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David Porter

He is also part of this list (date unknown)

 

Wallis.jpg

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clk

Hi tinlizzy,

 

His Soldiers' Effects record shows that he died whilst in the care of 55 Field Ambulance. That would indicate that he received his fatal wound on, or very near to, the day on which he died. An overview of the evacuation chain for wounded men can be seen on the Long, Long Trail here. The record shows his outstanding pay, and war gratuity were paid to his wife - Sarah. The size of the war gratuity payment is indicative of someone whose eligible war service counted from the start of the war in August 1914. The records show that he was entitled to the 14/15 Star Medal having entered France on !7th July 1915. 59 Division (of which 298/CCXCVIII Brigade RFA was originally a part) didn't go overseas until 1917 (see the LLT). That makes me wonder if he had some kind of pre war service as a regular/territorial, going abroad in 1915 with another unit, and being transferred to 298 Brigade at a later date.

 

Unfortunately he doesn't appear to have a surviving service record.

 

Good luck with your research.

 

Regards

Chri

 

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tinlizzy

I am so appreciative of your help.  I'm in Canada and don't have a visa available to join ancestry or any of the websites that require payment.  I'll try to sort that but thank you so much for your input..

Mum was 4 when he died April 18 1918 and so was never able to give me any details...  Her mum married again and lost their daughter of 18 months 10 years to the day my grandfather died.  Mum never got over that and in 1984  I lost a son on the same day.  Until I found all the records and death dates I had no idea.

It's time...and with Nov 11th looming, I really wanted to find out about my grandad.

I did this video a few years ago... Now I want to try to understand what my grandad went through even more...

https://www.dailymotion.com/video/xur9qo_powerful-ww1-ww2-footage-remembrance-day-lest-we-forget_news

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tinlizzy

A family photo that noone knew anything about has now become so important.

William Wallis Grave1.jpg

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tinlizzy
6 hours ago, David Porter said:

He is also part of this list (date unknown)

 

Wallis.jpg

Thanks David. Would these have been the men that served alongside him?

 

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David Porter

The names on the list are men who were called up from reserves at the start of the war. So despite being undated it should be August 5, 1914 or shortly thereafter. He would have signed up to serve part of his 12 years as a reservist and be liable for call up. The number 28866 would have been issued in late 1902 or early 1903 so he was just still eligible for call up. As Chris has pointed out he went to France on July 17, 1915, which could mean he was with 19th Divisional Artillery but it is by no means certain. The other names, whilst called up at the same time, are unlikely to have served alongside him. However, they may have retrained together in one of the reserve brigades prior to being allocated a battery and going to France. If I get some time I'll look to see if any service files exist for the others.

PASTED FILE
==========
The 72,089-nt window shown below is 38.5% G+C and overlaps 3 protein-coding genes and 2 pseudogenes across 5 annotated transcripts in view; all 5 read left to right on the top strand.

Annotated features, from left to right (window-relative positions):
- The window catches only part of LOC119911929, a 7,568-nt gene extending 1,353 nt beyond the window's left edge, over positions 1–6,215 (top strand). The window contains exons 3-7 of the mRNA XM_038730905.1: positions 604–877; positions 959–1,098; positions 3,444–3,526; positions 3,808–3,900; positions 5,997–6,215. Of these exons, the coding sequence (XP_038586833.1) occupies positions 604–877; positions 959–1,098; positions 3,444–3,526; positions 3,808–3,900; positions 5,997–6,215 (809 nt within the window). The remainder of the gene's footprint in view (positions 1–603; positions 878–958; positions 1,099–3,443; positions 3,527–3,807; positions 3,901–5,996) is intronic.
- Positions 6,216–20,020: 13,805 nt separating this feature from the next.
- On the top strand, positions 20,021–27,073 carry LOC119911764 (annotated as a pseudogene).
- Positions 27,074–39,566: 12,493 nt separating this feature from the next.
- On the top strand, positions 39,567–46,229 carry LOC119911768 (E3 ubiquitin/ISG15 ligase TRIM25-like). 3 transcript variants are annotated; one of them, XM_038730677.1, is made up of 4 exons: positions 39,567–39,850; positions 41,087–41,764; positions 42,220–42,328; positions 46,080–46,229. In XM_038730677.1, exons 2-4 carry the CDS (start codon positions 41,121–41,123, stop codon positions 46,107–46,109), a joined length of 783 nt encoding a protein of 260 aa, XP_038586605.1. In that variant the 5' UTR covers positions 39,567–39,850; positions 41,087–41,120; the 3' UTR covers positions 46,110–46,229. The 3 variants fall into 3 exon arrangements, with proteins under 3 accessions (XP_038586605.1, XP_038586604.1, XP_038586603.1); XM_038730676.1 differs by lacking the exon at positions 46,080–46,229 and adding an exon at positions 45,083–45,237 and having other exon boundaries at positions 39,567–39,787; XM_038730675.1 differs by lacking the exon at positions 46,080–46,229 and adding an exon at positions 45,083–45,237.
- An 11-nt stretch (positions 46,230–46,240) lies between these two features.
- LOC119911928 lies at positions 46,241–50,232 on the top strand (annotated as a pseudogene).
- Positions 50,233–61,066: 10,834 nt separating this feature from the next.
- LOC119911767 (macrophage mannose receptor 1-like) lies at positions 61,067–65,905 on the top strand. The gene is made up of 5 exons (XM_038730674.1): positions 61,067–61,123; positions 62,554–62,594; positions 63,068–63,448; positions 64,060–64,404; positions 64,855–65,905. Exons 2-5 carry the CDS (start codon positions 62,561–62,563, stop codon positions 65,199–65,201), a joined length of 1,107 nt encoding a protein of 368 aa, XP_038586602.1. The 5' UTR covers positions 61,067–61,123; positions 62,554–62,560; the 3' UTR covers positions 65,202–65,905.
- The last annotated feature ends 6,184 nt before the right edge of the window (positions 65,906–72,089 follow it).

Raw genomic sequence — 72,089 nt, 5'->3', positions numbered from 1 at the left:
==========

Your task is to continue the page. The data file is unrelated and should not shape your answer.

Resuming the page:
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tinlizzy

On the one hand I feel bad using your time but on the other hand I really want to find information that puts his 'life' together as well as what he went through in the war.  I could never have learned so much on my own. Thank you :)

What I am seeing here is that my mum was born in January 1914 and he was called up 7 months later.  She also had a younger brother.

Would he have had 'leave' during that time before he went to France?

So sad to know they didn't have much time as a family before he was sent to France.

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David Porter

Yes, embarkation leave was usually granted prior to going overseas.

One year was added to the 12 years when war broke out, so he would not be eligible for discharge until around the end of 1915.

It looks like he re-engaged immediately the option was available.

 

26238 Albert Seebright mobilized at Athlone on August 5, 1914
27985 Frederick Wanley mobilized at Glasgow on August 5, 1914
28835 Arthur Price mobilized at Glasgow on August 6, 1914
29005 John Twomey mobilized at Glasgow on August 5, 1914

 

Of those above only Wanley took his discharge after 13 years

 

 

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clk

Hi,

 

Based in Amiens at the time, the war diary for 55 Field Ambulance records:

55FA_2.jpg

 

The CWGC database shows 3 other men (826644 Alford, 69487 Fido, and 826582 Sutcliffe) from D/298 as having died on the same day. They are all buried in Adelaide Cemetery, Villers-Bretonneux. Their Soldiers' Effects records have them as died in action.

 

Regards

Chris